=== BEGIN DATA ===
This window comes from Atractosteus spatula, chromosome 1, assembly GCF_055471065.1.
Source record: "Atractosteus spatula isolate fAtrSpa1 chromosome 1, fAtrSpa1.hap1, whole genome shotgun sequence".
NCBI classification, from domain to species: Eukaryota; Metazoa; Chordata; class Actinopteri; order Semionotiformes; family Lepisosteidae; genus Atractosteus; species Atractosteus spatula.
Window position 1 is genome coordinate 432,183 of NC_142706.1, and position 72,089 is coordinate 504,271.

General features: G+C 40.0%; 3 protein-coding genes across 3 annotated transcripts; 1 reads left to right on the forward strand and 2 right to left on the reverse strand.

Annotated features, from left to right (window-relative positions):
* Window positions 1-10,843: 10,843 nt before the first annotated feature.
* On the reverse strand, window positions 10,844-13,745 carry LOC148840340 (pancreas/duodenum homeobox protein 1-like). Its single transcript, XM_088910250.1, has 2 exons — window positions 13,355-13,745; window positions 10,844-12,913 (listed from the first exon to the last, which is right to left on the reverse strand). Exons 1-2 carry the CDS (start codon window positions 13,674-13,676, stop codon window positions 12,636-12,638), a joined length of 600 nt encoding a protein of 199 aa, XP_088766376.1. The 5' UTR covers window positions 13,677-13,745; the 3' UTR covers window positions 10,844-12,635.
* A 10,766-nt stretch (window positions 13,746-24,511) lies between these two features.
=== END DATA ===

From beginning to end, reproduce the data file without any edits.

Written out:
This window comes from Atractosteus spatula, chromosome 1, assembly GCF_055471065.1.
Source record: "Atractosteus spatula isolate fAtrSpa1 chromosome 1, fAtrSpa1.hap1, whole genome shotgun sequence".
NCBI classification, from domain to species: Eukaryota; Metazoa; Chordata; class Actinopteri; order Semionotiformes; family Lepisosteidae; genus Atractosteus; species Atractosteus spatula.
Window position 1 is genome coordinate 432,183 of NC_142706.1, and position 72,089 is coordinate 504,271.

General features: G+C 40.0%; 3 protein-coding genes across 3 annotated transcripts; 1 reads left to right on the forward strand and 2 right to left on the reverse strand.

Annotated features, from left to right (window-relative positions):
* Window positions 1-10,843: 10,843 nt before the first annotated feature.
* On the reverse strand, window positions 10,844-13,745 carry LOC148840340 (pancreas/duodenum homeobox protein 1-like). Its single transcript, XM_088910250.1, has 2 exons — window positions 13,355-13,745; window positions 10,844-12,913 (listed from the first exon to the last, which is right to left on the reverse strand). Exons 1-2 carry the CDS (start codon window positions 13,674-13,676, stop codon window positions 12,636-12,638), a joined length of 600 nt encoding a protein of 199 aa, XP_088766376.1. The 5' UTR covers window positions 13,677-13,745; the 3' UTR covers window positions 10,844-12,635.
* A 10,766-nt stretch (window positions 13,746-24,511) lies between these two features.